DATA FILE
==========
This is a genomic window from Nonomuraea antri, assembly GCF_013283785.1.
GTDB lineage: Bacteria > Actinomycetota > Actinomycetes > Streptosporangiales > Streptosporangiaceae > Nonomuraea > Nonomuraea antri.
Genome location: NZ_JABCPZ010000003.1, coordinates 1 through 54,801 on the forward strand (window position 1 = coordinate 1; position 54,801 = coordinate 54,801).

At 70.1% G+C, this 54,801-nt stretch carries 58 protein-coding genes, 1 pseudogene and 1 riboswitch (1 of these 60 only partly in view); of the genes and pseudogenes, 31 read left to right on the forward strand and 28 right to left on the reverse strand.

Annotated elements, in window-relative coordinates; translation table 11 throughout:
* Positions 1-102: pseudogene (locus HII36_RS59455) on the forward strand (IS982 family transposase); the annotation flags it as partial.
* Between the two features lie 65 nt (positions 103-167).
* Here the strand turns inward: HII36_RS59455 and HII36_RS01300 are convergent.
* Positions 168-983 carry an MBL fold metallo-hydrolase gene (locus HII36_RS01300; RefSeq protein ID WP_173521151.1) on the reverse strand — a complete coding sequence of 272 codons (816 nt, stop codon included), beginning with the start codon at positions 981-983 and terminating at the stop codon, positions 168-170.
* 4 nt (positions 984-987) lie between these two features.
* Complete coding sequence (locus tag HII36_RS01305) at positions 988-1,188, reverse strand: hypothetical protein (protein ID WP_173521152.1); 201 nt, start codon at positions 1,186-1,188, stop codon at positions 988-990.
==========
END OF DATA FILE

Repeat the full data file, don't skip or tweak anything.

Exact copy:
This is a genomic window from Nonomuraea antri, assembly GCF_013283785.1.
GTDB lineage: Bacteria > Actinomycetota > Actinomycetes > Streptosporangiales > Streptosporangiaceae > Nonomuraea > Nonomuraea antri.
Genome location: NZ_JABCPZ010000003.1, coordinates 1 through 54,801 on the forward strand (window position 1 = coordinate 1; position 54,801 = coordinate 54,801).

At 70.1% G+C, this 54,801-nt stretch carries 58 protein-coding genes, 1 pseudogene and 1 riboswitch (1 of these 60 only partly in view); of the genes and pseudogenes, 31 read left to right on the forward strand and 28 right to left on the reverse strand.

Annotated elements, in window-relative coordinates; translation table 11 throughout:
* Positions 1-102: pseudogene (locus HII36_RS59455) on the forward strand (IS982 family transposase); the annotation flags it as partial.
* Between the two features lie 65 nt (positions 103-167).
* Here the strand turns inward: HII36_RS59455 and HII36_RS01300 are convergent.
* Positions 168-983 carry an MBL fold metallo-hydrolase gene (locus HII36_RS01300; RefSeq protein ID WP_173521151.1) on the reverse strand — a complete coding sequence of 272 codons (816 nt, stop codon included), beginning with the start codon at positions 981-983 and terminating at the stop codon, positions 168-170.
* 4 nt (positions 984-987) lie between these two features.
* Complete coding sequence (locus tag HII36_RS01305) at positions 988-1,188, reverse strand: hypothetical protein (protein ID WP_173521152.1); 201 nt, start codon at positions 1,186-1,188, stop codon at positions 988-990.